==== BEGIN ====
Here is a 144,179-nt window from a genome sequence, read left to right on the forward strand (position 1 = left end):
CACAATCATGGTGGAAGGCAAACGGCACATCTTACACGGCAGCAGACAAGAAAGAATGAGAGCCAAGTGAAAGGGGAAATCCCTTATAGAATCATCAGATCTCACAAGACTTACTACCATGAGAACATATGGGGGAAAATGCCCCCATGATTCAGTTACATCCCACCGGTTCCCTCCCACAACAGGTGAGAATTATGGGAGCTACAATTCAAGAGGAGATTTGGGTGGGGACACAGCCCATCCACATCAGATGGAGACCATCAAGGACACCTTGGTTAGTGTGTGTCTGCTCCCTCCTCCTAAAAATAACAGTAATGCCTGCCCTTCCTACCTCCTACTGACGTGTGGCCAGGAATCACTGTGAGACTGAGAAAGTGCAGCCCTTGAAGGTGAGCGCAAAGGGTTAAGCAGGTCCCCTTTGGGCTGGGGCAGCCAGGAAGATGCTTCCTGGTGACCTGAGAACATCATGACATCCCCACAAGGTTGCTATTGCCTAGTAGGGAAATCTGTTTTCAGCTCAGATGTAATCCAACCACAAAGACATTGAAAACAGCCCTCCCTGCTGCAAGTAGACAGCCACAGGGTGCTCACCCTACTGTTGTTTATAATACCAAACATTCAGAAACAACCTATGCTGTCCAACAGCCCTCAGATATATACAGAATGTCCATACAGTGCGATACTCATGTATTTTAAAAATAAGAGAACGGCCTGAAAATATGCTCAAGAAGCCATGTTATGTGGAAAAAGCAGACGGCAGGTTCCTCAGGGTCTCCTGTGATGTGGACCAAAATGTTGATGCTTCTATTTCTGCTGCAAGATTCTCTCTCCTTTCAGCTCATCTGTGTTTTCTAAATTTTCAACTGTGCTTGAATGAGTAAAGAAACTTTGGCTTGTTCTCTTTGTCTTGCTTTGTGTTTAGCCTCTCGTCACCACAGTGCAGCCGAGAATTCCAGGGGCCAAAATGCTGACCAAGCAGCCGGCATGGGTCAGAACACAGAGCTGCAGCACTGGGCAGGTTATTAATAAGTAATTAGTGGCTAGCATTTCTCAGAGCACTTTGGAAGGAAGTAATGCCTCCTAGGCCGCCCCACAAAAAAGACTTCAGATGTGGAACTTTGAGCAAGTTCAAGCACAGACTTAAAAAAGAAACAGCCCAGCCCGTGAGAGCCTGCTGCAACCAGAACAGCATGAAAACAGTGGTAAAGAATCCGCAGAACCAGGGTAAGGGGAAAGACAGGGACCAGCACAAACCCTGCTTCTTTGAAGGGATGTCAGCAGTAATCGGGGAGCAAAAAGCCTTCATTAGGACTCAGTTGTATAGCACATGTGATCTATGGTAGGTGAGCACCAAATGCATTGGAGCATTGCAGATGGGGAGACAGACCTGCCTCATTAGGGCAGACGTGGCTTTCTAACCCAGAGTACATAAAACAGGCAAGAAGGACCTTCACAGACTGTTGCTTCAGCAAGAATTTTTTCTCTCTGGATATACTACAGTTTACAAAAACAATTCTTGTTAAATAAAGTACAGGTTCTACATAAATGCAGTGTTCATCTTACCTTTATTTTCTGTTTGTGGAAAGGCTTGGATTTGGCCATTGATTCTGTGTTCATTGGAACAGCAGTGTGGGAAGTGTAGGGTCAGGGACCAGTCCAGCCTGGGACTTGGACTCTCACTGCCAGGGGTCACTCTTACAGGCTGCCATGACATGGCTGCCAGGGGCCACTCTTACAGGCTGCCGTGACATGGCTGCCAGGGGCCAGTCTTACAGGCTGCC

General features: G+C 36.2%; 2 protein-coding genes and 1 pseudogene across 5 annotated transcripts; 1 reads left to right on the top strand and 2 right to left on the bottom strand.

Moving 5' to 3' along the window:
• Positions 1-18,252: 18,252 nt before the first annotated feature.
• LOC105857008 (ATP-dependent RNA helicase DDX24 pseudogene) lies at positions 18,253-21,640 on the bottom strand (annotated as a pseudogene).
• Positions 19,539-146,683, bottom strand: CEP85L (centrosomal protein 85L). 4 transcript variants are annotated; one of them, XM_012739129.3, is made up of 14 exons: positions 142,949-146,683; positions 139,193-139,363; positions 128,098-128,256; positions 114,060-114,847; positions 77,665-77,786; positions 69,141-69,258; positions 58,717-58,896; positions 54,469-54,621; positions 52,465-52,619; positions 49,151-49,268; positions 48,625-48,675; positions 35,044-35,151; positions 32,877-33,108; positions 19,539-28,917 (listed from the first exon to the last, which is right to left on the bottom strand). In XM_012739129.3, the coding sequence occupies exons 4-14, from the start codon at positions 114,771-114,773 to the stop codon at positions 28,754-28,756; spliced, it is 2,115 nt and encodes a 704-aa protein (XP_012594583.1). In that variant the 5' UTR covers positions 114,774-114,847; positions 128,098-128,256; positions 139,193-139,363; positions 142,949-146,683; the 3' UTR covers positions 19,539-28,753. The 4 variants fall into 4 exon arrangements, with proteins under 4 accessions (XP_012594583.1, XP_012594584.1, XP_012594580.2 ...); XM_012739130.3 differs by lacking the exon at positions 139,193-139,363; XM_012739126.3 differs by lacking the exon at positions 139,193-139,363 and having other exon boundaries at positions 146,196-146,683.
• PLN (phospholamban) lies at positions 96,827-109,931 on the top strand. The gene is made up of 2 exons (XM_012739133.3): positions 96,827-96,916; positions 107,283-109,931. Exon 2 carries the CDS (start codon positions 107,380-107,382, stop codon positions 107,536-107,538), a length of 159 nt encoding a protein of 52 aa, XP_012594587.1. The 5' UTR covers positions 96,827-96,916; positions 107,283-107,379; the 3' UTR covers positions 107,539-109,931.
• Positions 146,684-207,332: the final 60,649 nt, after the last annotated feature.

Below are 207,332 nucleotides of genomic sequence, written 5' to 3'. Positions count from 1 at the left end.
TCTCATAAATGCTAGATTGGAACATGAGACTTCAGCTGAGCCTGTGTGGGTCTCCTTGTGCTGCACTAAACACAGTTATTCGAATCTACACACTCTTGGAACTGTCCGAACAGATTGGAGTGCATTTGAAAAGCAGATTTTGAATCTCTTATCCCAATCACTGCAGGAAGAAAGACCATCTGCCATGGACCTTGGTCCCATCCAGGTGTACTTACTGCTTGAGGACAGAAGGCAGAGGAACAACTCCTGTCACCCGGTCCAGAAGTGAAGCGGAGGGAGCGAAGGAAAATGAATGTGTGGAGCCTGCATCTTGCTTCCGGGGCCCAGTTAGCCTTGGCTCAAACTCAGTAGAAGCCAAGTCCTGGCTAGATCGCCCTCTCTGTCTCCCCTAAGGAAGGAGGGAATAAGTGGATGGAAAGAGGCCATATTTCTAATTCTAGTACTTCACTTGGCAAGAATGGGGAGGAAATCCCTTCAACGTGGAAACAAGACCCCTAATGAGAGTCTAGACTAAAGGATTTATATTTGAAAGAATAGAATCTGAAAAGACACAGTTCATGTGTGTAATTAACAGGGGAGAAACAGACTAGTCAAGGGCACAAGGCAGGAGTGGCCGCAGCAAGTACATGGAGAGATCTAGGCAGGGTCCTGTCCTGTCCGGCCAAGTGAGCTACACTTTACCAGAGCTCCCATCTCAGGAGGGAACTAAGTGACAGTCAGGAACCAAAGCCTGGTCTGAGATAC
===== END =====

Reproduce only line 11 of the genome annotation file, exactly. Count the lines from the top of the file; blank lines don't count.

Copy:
TCTCATAAATGCTAGATTGGAACATGAGACTTCAGCTGAGCCTGTGTGGGTCTCCTTGTGCTGCACTAAACACAGTTATTCGAATCTACACACTCTTGGAACTGTCCGAACAGATTGGAGTGCATTTGAAAAGCAGATTTTGAATCTCTTATCCCAATCACTGCAGGAAGAAAGACCATCTGCCATGGACCTTGGTCCCATCCAGGTGTACTTACTGCTTGAGGACAGAAGGCAGAGGAACAACTCCTGTCACCCGGTCCAGAAGTGAAGCGGAGGGAGCGAAGGAAAATGAATGTGTGGAGCCTGCATCTTGCTTCCGGGGCCCAGTTAGCCTTGGCTCAAACTCAGTAGAAGCCAAGTCCTGGCTAGATCGCCCTCTCTGTCTCCCCTAAGGAAGGAGGGAATAAGTGGATGGAAAGAGGCCATATTTCTAATTCTAGTACTTCACTTGGCAAGAATGGGGAGGAAATCCCTTCAACGTGGAAACAAGACCCCTAATGAGAGTCTAGACTAAAGGATTTATATTTGAAAGAATAGAATCTGAAAAGACACAGTTCATGTGTGTAATTAACAGGGGAGAAACAGACTAGTCAAGGGCACAAGGCAGGAGTGGCCGCAGCAAGTACATGGAGAGATCTAGGCAGGGTCCTGTCCTGTCCGGCCAAGTGAGCTACACTTTACCAGAGCTCCCATCTCAGGAGGGAACTAAGTGACAGTCAGGAACCAAAGCCTGGTCTGAGATAC